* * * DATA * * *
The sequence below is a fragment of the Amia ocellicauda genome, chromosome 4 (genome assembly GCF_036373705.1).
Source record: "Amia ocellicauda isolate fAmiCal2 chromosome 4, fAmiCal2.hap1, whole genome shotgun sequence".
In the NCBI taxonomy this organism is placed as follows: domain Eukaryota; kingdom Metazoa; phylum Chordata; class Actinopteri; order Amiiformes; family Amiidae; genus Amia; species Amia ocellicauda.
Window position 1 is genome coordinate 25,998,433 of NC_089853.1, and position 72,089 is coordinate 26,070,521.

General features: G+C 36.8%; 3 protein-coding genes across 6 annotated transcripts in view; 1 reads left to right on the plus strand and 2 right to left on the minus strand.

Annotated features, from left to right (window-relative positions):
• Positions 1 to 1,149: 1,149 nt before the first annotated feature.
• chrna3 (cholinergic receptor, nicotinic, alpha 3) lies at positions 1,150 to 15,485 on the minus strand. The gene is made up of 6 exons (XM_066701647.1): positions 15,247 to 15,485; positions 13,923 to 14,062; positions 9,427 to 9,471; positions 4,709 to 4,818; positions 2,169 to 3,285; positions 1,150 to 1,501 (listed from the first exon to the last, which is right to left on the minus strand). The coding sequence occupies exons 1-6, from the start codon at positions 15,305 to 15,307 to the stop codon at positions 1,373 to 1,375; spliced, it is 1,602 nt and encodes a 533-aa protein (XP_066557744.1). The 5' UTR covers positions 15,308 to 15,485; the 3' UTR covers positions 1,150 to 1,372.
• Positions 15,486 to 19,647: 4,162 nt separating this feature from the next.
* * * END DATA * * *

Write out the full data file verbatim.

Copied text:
The sequence below is a fragment of the Amia ocellicauda genome, chromosome 4 (genome assembly GCF_036373705.1).
Source record: "Amia ocellicauda isolate fAmiCal2 chromosome 4, fAmiCal2.hap1, whole genome shotgun sequence".
In the NCBI taxonomy this organism is placed as follows: domain Eukaryota; kingdom Metazoa; phylum Chordata; class Actinopteri; order Amiiformes; family Amiidae; genus Amia; species Amia ocellicauda.
Window position 1 is genome coordinate 25,998,433 of NC_089853.1, and position 72,089 is coordinate 26,070,521.

General features: G+C 36.8%; 3 protein-coding genes across 6 annotated transcripts in view; 1 reads left to right on the plus strand and 2 right to left on the minus strand.

Annotated features, from left to right (window-relative positions):
• Positions 1 to 1,149: 1,149 nt before the first annotated feature.
• chrna3 (cholinergic receptor, nicotinic, alpha 3) lies at positions 1,150 to 15,485 on the minus strand. The gene is made up of 6 exons (XM_066701647.1): positions 15,247 to 15,485; positions 13,923 to 14,062; positions 9,427 to 9,471; positions 4,709 to 4,818; positions 2,169 to 3,285; positions 1,150 to 1,501 (listed from the first exon to the last, which is right to left on the minus strand). The coding sequence occupies exons 1-6, from the start codon at positions 15,305 to 15,307 to the stop codon at positions 1,373 to 1,375; spliced, it is 1,602 nt and encodes a 533-aa protein (XP_066557744.1). The 5' UTR covers positions 15,308 to 15,485; the 3' UTR covers positions 1,150 to 1,372.
• Positions 15,486 to 19,647: 4,162 nt separating this feature from the next.